Gina Frangello: Well here’s the irony, really.  My personal belief is that once a book is published—once it’s been given that “stamp of approval” by being in book form, the general public tends to be far less aghast by it than marketing departments might have imagined they would be.  A lot of people seemed to believe, going into this project, that we were going to get some serious flack.  However, that hasn’t actually proven true thus far.  I did see a fairly heated exchange on the Facebook wall of one of our contributors, where some of her male “friends” were agitated by the book’s concept.  They felt it was reverse-sexism and that the book was going to be all about turn-about being fair play or about a reaction against male writers or men in general.  But the fact is, these guys hadn’t read the book; it wasn’t even released yet.  I think it would be very hard to come to a conclusion like that if they had.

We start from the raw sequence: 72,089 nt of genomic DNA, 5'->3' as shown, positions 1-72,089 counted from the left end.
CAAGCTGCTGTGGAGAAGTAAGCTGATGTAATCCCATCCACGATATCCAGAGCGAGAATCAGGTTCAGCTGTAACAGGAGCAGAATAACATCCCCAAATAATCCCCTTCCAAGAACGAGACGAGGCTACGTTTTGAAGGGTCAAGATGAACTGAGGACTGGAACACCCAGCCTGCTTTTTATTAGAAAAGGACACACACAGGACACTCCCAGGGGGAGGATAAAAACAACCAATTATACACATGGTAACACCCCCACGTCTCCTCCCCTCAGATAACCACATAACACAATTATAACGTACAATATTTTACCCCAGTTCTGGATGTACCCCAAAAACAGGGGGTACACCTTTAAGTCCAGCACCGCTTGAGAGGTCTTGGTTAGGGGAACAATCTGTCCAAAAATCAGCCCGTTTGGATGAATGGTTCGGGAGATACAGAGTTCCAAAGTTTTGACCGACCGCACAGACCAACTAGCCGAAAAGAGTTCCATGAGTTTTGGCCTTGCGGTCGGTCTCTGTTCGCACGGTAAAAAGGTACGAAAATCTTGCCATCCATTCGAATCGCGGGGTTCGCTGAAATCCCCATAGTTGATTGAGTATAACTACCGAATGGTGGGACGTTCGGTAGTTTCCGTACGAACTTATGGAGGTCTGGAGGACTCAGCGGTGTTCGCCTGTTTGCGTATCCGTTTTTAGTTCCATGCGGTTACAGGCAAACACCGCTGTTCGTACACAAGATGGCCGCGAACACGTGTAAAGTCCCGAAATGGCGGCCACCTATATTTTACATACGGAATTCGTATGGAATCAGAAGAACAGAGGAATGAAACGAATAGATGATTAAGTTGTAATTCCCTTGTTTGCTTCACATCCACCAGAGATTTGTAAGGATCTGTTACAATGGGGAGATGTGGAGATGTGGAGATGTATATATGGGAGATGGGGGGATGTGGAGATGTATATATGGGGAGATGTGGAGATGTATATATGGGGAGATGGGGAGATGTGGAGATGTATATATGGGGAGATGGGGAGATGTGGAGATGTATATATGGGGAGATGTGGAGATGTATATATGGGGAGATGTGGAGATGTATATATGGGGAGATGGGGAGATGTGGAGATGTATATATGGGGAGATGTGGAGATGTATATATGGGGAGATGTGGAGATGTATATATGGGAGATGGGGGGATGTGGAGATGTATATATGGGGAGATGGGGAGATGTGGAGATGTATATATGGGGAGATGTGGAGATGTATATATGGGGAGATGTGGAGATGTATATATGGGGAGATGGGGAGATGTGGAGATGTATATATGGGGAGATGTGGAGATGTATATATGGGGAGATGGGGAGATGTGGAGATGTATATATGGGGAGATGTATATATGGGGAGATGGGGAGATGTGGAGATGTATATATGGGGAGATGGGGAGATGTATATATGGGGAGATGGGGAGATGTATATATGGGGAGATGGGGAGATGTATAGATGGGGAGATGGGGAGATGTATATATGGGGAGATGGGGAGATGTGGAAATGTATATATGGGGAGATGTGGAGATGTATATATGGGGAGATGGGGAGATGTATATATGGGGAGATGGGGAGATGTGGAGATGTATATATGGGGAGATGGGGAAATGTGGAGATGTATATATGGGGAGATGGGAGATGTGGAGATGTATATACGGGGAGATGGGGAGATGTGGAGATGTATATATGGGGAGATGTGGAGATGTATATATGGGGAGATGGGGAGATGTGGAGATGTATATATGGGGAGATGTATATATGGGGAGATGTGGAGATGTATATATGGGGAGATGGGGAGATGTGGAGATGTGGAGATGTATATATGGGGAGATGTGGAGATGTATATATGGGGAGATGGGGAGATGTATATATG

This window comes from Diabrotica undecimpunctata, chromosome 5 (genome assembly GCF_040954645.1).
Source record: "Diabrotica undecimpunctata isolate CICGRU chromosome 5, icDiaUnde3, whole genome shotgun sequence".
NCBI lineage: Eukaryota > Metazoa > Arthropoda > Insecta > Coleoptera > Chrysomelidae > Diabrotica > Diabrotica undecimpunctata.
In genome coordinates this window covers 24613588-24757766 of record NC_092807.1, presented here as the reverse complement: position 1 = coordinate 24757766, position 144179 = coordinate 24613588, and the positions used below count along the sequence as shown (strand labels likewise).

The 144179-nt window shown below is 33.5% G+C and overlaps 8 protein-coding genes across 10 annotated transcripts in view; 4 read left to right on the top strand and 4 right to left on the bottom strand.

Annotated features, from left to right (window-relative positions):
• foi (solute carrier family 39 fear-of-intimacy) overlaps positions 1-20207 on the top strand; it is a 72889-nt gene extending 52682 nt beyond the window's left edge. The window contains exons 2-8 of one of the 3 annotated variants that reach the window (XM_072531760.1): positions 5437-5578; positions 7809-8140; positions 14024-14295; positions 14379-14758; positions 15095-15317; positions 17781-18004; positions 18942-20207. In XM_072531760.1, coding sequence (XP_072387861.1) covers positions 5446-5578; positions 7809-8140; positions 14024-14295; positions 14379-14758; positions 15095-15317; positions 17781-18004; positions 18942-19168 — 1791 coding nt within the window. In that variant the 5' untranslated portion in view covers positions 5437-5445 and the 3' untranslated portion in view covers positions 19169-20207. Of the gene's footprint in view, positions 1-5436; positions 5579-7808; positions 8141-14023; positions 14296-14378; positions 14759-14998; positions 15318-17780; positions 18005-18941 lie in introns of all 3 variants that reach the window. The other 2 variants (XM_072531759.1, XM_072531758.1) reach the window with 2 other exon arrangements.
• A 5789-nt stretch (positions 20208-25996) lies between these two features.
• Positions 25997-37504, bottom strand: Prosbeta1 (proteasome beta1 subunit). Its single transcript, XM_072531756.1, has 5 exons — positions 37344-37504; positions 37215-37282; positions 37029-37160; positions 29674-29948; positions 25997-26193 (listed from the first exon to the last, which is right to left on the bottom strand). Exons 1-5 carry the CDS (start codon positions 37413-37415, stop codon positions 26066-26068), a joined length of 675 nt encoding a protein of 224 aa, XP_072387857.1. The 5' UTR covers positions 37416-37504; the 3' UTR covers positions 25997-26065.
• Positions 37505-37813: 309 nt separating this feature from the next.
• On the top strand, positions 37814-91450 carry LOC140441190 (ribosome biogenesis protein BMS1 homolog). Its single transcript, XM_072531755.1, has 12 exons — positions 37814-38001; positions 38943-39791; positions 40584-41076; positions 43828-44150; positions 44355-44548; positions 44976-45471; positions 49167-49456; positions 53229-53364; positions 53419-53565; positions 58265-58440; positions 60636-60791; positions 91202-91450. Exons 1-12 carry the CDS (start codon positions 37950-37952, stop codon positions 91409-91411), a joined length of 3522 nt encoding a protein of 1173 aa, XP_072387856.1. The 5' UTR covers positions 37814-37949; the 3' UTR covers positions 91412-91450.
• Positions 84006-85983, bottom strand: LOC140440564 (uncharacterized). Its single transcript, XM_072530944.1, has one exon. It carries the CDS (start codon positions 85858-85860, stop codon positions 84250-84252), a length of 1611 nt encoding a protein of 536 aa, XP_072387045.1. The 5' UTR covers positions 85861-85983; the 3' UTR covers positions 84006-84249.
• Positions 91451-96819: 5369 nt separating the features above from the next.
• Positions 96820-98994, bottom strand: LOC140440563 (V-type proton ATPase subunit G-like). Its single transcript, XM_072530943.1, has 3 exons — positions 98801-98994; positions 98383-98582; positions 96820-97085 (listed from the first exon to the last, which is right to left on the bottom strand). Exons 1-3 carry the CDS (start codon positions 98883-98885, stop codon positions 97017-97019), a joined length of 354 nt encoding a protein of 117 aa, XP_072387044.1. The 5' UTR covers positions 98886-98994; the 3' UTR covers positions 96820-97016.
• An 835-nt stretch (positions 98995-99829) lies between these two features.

While the male characters in the anthology are often flawed—as all great literary characters are—the anthology is a celebration of male sexuality, not an indictment.  The women writers we selected are grappling mightily to understand men and get inside their skin in a visceral way.  Steve Almond remarks, as you note, that we are sorely in need of that understanding, and I think that’s precisely true.  No critics have yet disputed that or taken issue with it.  I’ll be somewhat surprised if things play out in that way.  The women in Men Undressed aren’t just trying to get revenge on D.H. Lawrence or something.  They feel their characters very deeply and care about them and breathe life into them.  Some of these women—like A.M. Homes, for example, were at the forefront of launching this new literary tradition, in which women are equally free with men to explore the Other.  There’s much to debate on the pages of Men Undressed, but I don’t think anyone who really cares about literature—as obviously critics do—would dispute the right of women writers to do that.